This is an Accepted Manuscript of an article published by Taylor & Francis in Social Work Education on 17.09.12, available online: http://wwww.tandfonline.com/10.1080/02615479.2012.720250.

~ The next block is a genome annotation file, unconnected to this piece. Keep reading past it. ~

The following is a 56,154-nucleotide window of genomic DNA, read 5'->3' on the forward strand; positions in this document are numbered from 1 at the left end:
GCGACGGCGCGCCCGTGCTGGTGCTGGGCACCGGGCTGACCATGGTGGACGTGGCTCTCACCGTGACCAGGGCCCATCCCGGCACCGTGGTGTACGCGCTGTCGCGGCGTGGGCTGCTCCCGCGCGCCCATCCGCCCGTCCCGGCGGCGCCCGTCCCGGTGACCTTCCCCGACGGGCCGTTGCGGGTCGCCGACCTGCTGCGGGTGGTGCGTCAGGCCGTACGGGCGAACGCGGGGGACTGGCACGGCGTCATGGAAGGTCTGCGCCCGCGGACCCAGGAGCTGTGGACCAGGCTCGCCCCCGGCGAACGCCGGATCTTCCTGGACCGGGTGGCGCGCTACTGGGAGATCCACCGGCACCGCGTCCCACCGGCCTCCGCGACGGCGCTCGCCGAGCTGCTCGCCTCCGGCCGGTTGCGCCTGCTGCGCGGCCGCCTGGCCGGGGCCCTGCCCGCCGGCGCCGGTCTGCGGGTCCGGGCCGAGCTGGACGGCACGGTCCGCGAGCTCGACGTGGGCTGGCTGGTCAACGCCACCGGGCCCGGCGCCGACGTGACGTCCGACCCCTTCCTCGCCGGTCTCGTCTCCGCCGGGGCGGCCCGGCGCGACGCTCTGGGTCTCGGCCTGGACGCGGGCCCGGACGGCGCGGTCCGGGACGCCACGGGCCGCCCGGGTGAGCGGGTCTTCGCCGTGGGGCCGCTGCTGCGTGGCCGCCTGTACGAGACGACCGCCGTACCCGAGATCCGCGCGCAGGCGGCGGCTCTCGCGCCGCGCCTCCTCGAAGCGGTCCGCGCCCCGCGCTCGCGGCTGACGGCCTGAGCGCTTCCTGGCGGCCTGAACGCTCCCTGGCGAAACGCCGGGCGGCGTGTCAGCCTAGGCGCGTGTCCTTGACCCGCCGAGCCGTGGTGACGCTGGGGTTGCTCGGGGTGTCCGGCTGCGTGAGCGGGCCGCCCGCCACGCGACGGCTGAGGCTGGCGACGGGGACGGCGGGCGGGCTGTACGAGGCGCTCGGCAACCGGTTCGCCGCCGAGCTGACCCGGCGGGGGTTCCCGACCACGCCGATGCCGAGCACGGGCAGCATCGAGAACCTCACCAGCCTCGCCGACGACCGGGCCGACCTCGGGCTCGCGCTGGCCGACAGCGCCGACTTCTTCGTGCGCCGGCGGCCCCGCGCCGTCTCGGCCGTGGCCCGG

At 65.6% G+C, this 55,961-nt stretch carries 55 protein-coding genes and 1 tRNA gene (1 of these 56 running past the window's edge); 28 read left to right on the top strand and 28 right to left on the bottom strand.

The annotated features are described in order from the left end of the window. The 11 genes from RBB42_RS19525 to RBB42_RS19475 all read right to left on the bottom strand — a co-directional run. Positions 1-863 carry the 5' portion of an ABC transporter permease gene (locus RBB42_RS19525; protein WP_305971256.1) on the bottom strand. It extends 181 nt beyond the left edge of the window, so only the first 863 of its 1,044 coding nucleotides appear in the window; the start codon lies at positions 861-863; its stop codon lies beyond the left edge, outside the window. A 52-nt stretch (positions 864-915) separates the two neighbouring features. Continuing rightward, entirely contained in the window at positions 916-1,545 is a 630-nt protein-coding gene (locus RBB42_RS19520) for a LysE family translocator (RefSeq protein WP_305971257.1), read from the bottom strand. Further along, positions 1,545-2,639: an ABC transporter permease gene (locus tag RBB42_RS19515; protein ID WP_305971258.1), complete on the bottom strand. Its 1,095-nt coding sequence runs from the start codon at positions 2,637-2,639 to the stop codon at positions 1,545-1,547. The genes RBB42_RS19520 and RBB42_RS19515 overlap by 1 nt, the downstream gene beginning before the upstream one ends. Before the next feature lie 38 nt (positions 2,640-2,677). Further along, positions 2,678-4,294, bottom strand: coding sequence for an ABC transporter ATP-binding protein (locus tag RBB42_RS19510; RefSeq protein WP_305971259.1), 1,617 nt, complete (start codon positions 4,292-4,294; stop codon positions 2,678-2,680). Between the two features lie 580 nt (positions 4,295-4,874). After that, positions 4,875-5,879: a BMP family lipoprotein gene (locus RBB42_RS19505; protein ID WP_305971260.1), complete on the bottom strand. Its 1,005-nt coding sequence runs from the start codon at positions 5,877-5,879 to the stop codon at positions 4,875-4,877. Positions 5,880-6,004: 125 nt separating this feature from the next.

The paper explores issues that arise in the assessment of failing social work students in practice learning settings in England. It draws on existing literature on the topic, as well as a small empirical study. The qualitative methodology is influenced by practitioner-research paradigms. Based on twenty in-depth interviews with practice educators, the research utilised the voice-centred relational method of data analysis which revealed five distinct “emotional stories”, explaining why practice assessors’ found the process of working with a failing student challenging and difficult. These stories include the “guilty story”, “angry story”, the “what is my role story”, the “idealised learner story, and the “internalisation of failure so I couldn’t always fail them story”. The paper considers the possible adverse impact on the assessment process of these often unacknowledged emotional responses experienced by practice educators, namely, that there is a very real possibility that students are being passed as competent when the evidence may strongly suggest otherwise. The paper offers some ways forward in light of the findings, linking these to the change process underway in social work education in England but suggesting these have wider relevance to practice assessment in other contexts.